- Strategic history occurs in the context of the ever changing character of detail, but nonetheless in enduring obedience to the human motives, which do not alter. Thucydides summarized the motives for human behaviour, including political behaviour, with his justly famous triptych of ‘fear, honour, and interest’.[xxiii] These motives are the fuel for calculations and for the emotions expressed in armed conflict. They provide an explanation for the course of events in the great stream of (all) time.
- All of our strategic history, everywhere and at all times, has been governed by political process. Human beings, needful of security, require collective governance, and inevitably that requires political process. The coming century will be no less in thrall than was our past to the political phenomenon of competition for weight of relative influence.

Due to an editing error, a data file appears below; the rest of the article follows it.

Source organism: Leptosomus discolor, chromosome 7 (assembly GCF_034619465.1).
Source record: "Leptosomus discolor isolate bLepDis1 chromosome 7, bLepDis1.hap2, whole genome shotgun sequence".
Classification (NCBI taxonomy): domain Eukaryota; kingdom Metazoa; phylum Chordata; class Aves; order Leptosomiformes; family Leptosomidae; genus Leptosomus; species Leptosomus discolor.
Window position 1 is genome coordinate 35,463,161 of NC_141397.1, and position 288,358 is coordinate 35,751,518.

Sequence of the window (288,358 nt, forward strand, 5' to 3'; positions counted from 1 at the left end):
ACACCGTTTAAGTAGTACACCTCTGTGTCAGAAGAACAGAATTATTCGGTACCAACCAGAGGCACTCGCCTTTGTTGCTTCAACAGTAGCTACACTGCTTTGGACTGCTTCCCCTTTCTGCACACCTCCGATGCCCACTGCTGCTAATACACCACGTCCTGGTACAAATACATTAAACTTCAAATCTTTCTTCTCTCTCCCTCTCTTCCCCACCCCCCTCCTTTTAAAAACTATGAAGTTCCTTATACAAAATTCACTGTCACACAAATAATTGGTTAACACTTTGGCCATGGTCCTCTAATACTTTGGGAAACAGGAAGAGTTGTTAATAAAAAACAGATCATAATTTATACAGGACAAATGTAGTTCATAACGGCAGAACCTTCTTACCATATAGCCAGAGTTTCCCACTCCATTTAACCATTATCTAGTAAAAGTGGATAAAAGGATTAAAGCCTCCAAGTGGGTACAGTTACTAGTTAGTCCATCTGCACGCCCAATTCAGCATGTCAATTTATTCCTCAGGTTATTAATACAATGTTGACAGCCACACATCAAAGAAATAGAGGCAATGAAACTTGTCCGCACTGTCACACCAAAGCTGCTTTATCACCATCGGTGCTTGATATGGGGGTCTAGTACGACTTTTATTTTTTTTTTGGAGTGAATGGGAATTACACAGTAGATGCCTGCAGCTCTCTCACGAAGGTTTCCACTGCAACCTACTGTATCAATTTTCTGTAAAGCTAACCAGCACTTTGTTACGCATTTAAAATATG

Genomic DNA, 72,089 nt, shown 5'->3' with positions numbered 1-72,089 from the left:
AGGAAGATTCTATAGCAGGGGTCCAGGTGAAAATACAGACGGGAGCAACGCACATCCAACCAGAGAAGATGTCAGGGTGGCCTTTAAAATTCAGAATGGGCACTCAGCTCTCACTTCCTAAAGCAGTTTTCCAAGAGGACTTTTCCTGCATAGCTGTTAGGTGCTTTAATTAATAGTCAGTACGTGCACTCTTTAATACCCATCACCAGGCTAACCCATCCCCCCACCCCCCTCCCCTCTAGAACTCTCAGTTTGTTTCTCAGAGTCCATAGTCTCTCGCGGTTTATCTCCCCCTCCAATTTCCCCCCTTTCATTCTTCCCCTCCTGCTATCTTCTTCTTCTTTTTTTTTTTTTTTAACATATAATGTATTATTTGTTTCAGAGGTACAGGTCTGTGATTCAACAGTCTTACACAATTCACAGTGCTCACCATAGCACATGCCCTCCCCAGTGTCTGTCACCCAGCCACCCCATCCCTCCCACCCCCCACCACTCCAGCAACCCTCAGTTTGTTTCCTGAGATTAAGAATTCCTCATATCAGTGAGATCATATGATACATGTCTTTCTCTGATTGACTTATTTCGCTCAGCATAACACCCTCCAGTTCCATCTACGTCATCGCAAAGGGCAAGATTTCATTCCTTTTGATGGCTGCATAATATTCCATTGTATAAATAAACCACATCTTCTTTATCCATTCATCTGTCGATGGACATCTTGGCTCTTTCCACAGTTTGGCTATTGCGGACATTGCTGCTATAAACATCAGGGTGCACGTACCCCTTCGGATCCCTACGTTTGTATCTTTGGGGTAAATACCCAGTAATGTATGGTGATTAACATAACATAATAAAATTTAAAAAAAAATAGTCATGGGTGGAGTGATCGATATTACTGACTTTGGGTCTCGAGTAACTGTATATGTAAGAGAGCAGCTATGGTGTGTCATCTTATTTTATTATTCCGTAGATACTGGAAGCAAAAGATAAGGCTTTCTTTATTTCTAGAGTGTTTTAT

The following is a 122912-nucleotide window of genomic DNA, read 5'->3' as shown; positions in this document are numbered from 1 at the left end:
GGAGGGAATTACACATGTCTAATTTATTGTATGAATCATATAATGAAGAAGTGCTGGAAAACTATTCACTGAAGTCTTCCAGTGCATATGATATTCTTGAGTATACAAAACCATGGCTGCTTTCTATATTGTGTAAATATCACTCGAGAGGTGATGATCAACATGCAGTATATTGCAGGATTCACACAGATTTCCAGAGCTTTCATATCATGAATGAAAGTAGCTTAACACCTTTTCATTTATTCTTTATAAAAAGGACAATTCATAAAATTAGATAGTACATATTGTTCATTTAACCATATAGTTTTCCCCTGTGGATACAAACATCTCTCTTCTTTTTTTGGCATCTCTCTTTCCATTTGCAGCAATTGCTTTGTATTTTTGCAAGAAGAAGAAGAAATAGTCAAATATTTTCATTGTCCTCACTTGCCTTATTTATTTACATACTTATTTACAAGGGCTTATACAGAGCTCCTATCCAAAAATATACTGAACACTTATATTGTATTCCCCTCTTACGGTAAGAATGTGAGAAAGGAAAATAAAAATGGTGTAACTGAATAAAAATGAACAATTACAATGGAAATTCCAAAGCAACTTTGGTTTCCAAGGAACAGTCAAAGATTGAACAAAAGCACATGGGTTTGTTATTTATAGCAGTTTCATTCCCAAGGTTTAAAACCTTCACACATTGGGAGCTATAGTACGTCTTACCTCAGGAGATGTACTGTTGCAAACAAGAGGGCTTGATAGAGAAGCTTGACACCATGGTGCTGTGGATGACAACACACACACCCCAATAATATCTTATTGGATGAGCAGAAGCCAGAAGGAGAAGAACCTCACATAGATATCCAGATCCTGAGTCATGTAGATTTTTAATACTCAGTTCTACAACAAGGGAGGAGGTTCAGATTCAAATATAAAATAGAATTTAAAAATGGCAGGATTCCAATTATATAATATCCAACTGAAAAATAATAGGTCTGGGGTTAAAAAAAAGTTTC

- In addition to future history, necessarily being driven both by our persisting human nature and the necessity for political process to provide governance, we know that our condition is certain to continue to be obedient to the practical consequences of the logic of strategy. Our future has to be a strategic one, because there is no way in which human beings, endeavouring to behave prudently or not, can avoid the mandated consequences of strategic logic. The authority of the essential theory of strategy is not only intellectual, but also pragmatic. Political units of all kinds cannot escape the discipline of the necessity of weighing these Ways and Means in the balance with the political Ends they wish to secure – to offend against the basic logic in the architecture of strategy is, in effect, to offend against Strategy Law, and it is a capital mistake. But, the value of the logical discipline of strategy is entirely vulnerable to possible imprudence in the policy Ends that are selected and endlessly revised politically. If policy/politics is undisciplined in its demands, disciplined coherence at lower levels will not serve to avert disaster.